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    I think we’re measuring time to first paint internally for our performance comparison. I.e., I don’t think Mozilla optimizes for the time until the first HTTP request goes through.

    Now I wonder whether most starts of Firefox are supplying a command line parameter or not… Can’t say, really.

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      I guess the question is, how much of a big deal is the performance delta in practise? Do you just close the browser after you’re done?

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        I shut down my desktop overnight, and generally shut down my laptop when I’m done using it (starting from a blank slate when I’m going to do something completely different, such as transitioning from play to work, is nice imo). That means that I’ll generally start Firefox from a fresh boot at least once a day, usually multiple times per day. I’m probably not the only one.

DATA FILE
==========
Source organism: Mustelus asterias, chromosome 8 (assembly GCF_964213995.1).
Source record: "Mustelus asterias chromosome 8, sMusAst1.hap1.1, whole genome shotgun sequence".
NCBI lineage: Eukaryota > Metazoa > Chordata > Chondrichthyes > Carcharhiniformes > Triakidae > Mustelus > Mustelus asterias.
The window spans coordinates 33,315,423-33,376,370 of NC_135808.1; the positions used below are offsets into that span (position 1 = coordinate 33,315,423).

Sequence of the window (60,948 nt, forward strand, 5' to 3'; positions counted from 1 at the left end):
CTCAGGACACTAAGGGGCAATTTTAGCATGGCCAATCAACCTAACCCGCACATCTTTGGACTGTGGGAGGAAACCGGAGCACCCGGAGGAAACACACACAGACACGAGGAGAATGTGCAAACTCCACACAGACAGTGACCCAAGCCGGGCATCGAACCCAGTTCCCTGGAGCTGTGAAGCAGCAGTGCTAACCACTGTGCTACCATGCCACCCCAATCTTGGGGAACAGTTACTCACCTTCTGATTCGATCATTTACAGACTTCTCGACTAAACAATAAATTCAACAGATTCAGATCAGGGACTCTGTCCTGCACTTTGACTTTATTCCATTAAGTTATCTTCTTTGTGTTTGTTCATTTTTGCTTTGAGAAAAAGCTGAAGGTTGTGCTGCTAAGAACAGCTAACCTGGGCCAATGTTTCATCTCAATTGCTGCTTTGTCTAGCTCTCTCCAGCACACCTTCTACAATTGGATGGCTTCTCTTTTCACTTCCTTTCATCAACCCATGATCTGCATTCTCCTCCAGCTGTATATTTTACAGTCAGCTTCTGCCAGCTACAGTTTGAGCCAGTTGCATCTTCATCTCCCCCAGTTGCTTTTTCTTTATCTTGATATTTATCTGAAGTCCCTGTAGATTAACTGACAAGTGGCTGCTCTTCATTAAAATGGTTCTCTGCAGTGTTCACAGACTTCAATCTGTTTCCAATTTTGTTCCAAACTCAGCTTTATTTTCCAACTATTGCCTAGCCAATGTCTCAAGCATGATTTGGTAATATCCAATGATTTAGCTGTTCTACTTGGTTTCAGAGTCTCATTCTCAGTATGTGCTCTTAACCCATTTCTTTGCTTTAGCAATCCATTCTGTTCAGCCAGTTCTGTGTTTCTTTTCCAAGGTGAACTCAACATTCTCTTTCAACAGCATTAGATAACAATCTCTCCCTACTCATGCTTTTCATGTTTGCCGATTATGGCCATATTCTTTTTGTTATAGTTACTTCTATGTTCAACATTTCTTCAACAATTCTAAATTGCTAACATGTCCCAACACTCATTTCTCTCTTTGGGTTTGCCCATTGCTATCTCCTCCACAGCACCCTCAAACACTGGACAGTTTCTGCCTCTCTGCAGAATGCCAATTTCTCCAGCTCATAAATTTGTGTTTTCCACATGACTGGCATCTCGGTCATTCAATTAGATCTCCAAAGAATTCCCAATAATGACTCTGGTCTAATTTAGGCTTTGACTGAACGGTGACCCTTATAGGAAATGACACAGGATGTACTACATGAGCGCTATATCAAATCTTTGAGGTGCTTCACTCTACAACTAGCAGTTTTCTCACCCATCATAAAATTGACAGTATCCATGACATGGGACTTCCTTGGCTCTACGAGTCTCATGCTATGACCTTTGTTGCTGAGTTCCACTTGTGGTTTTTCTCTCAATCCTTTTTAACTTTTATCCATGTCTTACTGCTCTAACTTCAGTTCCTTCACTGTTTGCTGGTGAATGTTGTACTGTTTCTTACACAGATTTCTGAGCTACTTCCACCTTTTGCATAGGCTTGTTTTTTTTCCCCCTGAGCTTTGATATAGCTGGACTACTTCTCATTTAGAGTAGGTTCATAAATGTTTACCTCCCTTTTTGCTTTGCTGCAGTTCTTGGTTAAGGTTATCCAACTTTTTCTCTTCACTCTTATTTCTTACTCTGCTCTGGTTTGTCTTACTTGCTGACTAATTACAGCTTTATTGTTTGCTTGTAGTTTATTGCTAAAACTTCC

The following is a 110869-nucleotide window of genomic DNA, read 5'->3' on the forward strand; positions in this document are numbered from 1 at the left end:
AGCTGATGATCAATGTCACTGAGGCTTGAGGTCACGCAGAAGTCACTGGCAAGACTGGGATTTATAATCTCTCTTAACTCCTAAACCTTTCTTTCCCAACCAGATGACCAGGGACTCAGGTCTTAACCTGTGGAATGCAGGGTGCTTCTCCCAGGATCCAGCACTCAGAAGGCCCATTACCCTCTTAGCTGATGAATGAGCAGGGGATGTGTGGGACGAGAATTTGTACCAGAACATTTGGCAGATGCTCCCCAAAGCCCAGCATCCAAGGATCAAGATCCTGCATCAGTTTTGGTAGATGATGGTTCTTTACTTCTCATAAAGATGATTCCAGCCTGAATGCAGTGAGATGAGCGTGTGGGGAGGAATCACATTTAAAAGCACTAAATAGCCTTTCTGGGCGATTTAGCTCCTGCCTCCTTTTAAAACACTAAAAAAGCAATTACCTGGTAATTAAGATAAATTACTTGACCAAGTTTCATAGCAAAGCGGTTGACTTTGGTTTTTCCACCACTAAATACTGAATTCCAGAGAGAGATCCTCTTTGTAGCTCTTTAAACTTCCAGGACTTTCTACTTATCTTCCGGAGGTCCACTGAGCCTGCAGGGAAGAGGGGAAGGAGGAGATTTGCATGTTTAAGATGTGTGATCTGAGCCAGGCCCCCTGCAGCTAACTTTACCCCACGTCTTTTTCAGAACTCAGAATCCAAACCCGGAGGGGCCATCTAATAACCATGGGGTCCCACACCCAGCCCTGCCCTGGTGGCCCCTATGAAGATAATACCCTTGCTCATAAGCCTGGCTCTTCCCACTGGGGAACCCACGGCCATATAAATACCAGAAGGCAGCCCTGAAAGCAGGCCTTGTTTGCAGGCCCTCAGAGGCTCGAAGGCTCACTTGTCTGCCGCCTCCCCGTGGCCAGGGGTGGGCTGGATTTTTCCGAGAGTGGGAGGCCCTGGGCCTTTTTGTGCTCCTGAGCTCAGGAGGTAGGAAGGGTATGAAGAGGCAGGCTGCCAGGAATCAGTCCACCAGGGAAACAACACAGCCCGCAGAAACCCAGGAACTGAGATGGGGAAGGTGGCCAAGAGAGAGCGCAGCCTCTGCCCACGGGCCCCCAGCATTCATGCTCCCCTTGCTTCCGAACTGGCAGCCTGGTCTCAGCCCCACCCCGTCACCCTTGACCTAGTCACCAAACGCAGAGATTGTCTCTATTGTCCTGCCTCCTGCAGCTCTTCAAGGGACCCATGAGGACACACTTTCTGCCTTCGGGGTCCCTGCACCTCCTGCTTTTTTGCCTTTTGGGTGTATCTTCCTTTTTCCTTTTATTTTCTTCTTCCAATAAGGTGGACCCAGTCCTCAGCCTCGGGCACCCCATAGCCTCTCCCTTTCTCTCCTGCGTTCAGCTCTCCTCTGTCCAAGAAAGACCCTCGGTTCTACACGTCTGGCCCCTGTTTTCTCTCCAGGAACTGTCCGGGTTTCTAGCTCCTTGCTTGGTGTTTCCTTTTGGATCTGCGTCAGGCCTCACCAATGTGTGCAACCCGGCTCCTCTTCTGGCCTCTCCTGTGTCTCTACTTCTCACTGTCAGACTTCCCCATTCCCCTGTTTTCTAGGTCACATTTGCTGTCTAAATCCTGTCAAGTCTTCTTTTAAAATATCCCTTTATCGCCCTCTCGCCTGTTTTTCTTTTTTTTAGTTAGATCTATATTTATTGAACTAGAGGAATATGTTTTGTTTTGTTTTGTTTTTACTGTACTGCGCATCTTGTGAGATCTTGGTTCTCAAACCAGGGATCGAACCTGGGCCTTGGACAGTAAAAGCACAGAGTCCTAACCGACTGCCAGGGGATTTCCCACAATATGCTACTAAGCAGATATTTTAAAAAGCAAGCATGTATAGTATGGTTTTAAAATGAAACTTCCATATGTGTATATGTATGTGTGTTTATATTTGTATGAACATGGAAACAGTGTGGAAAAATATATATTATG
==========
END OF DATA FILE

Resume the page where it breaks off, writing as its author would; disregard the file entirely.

Also, it has become common for DEs and WMs to lack minimize buttons; neither gnome nor pantheon have them by default anymore afaik, and the concept of minimizing doesn’t even make sense in a tiling WM. That means that closing applications when you’re not doing it is probably becoming more common over time.